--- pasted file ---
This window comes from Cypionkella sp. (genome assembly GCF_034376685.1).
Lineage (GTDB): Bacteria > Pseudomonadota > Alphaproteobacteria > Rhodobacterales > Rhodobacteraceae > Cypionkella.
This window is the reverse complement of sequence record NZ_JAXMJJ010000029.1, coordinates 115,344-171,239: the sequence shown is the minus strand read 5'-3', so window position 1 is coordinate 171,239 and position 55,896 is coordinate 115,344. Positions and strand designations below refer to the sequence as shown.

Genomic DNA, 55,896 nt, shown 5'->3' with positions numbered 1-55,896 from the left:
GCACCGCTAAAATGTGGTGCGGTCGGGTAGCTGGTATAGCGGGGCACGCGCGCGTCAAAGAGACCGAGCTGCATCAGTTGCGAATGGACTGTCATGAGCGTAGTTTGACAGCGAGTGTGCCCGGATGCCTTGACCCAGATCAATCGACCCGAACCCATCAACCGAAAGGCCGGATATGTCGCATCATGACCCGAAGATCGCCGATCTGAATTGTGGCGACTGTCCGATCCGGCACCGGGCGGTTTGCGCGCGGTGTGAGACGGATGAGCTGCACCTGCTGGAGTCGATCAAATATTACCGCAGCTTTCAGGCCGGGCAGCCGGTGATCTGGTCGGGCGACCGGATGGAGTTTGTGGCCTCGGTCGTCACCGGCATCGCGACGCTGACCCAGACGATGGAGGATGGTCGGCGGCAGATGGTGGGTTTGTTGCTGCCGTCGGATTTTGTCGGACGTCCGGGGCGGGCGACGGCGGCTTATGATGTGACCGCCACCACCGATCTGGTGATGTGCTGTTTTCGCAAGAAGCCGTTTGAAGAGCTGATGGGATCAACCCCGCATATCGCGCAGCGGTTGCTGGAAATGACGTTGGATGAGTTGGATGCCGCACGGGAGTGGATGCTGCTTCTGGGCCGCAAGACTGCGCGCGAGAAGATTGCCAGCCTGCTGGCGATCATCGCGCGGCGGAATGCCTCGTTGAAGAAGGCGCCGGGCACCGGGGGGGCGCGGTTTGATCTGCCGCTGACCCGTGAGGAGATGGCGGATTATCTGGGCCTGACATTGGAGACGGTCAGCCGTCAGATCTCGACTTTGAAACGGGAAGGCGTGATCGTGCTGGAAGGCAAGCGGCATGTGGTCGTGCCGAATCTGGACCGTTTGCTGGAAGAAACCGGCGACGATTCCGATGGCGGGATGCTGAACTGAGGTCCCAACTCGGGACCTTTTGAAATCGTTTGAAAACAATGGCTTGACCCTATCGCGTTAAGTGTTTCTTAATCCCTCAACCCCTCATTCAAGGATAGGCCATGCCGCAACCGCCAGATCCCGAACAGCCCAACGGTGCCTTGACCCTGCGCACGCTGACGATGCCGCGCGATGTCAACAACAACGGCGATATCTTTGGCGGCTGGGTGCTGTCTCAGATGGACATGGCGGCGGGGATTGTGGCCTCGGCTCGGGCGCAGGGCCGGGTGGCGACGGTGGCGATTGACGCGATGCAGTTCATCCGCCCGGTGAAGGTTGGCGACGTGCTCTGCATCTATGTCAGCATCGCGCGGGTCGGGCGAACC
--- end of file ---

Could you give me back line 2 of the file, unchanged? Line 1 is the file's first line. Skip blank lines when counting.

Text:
Lineage (GTDB): Bacteria > Pseudomonadota > Alphaproteobacteria > Rhodobacterales > Rhodobacteraceae > Cypionkella.